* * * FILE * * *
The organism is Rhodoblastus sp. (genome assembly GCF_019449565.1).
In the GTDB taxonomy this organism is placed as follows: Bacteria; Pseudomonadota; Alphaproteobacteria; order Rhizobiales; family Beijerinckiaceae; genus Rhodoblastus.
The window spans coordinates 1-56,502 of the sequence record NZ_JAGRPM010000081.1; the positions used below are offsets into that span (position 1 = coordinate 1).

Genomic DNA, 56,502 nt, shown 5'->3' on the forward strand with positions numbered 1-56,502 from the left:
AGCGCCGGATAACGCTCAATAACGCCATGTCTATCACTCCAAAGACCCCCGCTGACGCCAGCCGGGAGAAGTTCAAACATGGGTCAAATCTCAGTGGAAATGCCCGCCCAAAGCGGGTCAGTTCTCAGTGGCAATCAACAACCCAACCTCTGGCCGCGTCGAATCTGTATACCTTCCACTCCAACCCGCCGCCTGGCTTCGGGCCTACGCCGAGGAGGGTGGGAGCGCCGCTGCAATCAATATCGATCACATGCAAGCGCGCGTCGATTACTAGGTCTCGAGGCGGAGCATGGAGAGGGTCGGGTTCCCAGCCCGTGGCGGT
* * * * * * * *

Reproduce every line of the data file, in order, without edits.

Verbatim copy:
The organism is Rhodoblastus sp. (genome assembly GCF_019449565.1).
In the GTDB taxonomy this organism is placed as follows: Bacteria; Pseudomonadota; Alphaproteobacteria; order Rhizobiales; family Beijerinckiaceae; genus Rhodoblastus.
The window spans coordinates 1-56,502 of the sequence record NZ_JAGRPM010000081.1; the positions used below are offsets into that span (position 1 = coordinate 1).

Genomic DNA, 56,502 nt, shown 5'->3' on the forward strand with positions numbered 1-56,502 from the left:
AGCGCCGGATAACGCTCAATAACGCCATGTCTATCACTCCAAAGACCCCCGCTGACGCCAGCCGGGAGAAGTTCAAACATGGGTCAAATCTCAGTGGAAATGCCCGCCCAAAGCGGGTCAGTTCTCAGTGGCAATCAACAACCCAACCTCTGGCCGCGTCGAATCTGTATACCTTCCACTCCAACCCGCCGCCTGGCTTCGGGCCTACGCCGAGGAGGGTGGGAGCGCCGCTGCAATCAATATCGATCACATGCAAGCGCGCGTCGATTACTAGGTCTCGAGGCGGAGCATGGAGAGGGTCGGGTTCCCAGCCCGTGGCGGT